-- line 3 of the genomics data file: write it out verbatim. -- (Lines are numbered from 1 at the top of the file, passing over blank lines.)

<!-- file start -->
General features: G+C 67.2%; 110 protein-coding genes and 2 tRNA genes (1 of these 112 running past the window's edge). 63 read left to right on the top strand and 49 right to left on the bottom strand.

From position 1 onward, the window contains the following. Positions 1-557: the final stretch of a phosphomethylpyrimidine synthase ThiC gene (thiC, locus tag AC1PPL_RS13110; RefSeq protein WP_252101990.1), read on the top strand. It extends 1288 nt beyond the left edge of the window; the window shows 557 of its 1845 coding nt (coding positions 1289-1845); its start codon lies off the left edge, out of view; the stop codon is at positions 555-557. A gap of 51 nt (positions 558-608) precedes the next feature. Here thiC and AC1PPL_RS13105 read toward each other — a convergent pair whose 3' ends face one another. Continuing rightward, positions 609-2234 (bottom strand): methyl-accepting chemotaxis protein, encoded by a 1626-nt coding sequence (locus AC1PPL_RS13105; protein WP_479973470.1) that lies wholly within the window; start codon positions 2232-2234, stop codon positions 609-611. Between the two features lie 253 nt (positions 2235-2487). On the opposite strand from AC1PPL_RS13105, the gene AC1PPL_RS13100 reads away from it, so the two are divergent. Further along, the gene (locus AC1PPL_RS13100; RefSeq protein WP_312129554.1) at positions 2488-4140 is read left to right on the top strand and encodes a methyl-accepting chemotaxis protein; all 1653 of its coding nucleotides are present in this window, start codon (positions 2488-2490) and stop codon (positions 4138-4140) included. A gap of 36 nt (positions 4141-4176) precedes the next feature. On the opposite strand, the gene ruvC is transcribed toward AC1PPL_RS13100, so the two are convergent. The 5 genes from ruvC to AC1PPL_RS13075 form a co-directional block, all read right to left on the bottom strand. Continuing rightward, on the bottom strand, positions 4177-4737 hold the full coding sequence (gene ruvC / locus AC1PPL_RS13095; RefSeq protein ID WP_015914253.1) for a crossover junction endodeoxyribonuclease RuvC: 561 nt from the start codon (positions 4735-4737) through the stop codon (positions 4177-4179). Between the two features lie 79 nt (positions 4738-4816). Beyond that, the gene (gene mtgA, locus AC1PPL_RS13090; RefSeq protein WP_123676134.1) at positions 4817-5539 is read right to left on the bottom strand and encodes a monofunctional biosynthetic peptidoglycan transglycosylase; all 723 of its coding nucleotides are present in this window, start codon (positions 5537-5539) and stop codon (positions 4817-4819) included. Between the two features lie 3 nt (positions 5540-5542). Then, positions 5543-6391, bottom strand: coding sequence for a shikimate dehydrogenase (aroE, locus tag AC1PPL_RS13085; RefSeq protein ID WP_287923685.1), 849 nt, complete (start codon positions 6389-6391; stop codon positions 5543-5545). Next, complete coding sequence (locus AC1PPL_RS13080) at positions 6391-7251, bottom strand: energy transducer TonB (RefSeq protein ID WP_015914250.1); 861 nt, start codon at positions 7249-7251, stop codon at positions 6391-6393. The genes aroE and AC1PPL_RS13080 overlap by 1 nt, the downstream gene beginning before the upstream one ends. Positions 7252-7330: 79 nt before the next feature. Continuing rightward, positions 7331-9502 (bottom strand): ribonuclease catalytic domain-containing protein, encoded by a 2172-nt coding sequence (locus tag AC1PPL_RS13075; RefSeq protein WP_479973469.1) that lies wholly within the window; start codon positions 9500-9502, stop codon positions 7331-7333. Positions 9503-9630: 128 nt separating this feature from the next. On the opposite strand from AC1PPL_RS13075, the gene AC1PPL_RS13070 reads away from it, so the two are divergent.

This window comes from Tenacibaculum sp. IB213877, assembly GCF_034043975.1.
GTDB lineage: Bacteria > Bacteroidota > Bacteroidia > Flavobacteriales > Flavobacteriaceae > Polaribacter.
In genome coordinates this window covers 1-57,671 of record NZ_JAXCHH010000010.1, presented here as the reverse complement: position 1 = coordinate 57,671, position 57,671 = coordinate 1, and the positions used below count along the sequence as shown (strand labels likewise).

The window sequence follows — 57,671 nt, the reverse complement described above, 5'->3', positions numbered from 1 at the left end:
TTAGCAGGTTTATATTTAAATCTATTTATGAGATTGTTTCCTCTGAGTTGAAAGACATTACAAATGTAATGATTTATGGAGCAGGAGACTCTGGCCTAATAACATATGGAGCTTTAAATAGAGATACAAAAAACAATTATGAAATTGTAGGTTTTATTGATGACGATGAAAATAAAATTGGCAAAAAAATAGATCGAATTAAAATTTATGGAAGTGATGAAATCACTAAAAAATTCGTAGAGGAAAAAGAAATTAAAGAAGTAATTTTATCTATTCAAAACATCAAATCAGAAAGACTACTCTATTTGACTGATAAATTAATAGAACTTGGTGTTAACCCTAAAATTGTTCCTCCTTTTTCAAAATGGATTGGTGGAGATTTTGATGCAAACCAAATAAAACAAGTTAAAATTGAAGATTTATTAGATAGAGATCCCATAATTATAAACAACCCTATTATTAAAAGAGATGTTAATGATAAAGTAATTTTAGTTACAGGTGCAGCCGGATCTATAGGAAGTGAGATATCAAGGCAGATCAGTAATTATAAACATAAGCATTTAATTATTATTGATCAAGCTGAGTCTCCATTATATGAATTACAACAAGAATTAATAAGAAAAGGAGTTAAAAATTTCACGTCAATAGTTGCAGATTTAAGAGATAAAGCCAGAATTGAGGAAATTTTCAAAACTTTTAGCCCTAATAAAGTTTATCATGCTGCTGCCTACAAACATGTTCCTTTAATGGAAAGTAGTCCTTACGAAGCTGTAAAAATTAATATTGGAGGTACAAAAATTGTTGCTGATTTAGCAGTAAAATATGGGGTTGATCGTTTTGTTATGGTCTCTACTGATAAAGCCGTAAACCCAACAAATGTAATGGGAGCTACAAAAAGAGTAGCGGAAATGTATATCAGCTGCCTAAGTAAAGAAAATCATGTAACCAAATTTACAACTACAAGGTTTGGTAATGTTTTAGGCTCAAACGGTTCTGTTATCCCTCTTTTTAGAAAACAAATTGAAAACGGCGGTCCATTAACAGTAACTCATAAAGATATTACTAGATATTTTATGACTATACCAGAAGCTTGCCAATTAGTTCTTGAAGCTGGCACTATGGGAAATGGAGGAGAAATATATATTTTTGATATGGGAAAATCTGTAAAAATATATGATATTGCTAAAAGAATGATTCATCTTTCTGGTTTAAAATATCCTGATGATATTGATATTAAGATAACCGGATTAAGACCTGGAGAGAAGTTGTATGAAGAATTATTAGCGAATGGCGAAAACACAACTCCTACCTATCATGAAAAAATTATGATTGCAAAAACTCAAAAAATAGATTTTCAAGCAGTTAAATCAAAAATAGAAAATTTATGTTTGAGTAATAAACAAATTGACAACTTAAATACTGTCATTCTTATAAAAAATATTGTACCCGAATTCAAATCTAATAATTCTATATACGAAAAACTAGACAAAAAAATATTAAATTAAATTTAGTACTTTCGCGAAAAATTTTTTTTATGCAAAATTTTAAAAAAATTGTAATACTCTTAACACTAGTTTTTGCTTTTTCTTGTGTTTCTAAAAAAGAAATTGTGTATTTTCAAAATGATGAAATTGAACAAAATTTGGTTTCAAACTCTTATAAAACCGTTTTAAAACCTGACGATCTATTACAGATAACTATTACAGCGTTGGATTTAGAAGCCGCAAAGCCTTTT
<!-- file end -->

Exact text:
This window comes from Tenacibaculum sp. IB213877, assembly GCF_034043975.1.